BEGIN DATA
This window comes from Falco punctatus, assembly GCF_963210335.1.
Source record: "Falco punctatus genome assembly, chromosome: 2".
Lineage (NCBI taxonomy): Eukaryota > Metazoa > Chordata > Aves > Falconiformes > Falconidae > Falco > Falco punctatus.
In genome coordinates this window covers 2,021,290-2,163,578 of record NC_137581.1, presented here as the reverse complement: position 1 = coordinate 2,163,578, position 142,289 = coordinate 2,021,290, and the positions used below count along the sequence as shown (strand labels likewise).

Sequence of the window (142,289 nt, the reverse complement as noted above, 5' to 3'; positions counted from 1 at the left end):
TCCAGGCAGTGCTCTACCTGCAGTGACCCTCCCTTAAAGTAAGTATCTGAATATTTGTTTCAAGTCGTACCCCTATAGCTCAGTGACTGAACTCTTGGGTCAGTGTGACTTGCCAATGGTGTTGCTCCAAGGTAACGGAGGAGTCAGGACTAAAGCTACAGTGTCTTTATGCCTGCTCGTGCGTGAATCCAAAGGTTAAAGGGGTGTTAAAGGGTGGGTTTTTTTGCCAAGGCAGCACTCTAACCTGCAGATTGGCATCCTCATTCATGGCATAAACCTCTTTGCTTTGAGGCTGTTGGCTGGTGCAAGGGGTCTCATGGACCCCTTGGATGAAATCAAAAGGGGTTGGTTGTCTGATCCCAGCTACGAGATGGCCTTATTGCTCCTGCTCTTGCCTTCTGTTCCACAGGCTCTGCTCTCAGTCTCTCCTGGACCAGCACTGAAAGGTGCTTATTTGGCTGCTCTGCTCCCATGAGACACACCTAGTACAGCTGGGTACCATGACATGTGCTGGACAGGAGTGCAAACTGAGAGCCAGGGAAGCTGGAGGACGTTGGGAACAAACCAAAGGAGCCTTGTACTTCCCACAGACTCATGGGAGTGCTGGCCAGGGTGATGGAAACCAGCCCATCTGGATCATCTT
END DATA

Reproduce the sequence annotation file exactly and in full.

This window comes from Falco punctatus, assembly GCF_963210335.1.
Source record: "Falco punctatus genome assembly, chromosome: 2".
Lineage (NCBI taxonomy): Eukaryota > Metazoa > Chordata > Aves > Falconiformes > Falconidae > Falco > Falco punctatus.
In genome coordinates this window covers 2,021,290-2,163,578 of record NC_137581.1, presented here as the reverse complement: position 1 = coordinate 2,163,578, position 142,289 = coordinate 2,021,290, and the positions used below count along the sequence as shown (strand labels likewise).

Sequence of the window (142,289 nt, the reverse complement as noted above, 5' to 3'; positions counted from 1 at the left end):
TCCAGGCAGTGCTCTACCTGCAGTGACCCTCCCTTAAAGTAAGTATCTGAATATTTGTTTCAAGTCGTACCCCTATAGCTCAGTGACTGAACTCTTGGGTCAGTGTGACTTGCCAATGGTGTTGCTCCAAGGTAACGGAGGAGTCAGGACTAAAGCTACAGTGTCTTTATGCCTGCTCGTGCGTGAATCCAAAGGTTAAAGGGGTGTTAAAGGGTGGGTTTTTTTGCCAAGGCAGCACTCTAACCTGCAGATTGGCATCCTCATTCATGGCATAAACCTCTTTGCTTTGAGGCTGTTGGCTGGTGCAAGGGGTCTCATGGACCCCTTGGATGAAATCAAAAGGGGTTGGTTGTCTGATCCCAGCTACGAGATGGCCTTATTGCTCCTGCTCTTGCCTTCTGTTCCACAGGCTCTGCTCTCAGTCTCTCCTGGACCAGCACTGAAAGGTGCTTATTTGGCTGCTCTGCTCCCATGAGACACACCTAGTACAGCTGGGTACCATGACATGTGCTGGACAGGAGTGCAAACTGAGAGCCAGGGAAGCTGGAGGACGTTGGGAACAAACCAAAGGAGCCTTGTACTTCCCACAGACTCATGGGAGTGCTGGCCAGGGTGATGGAAACCAGCCCATCTGGATCATCTT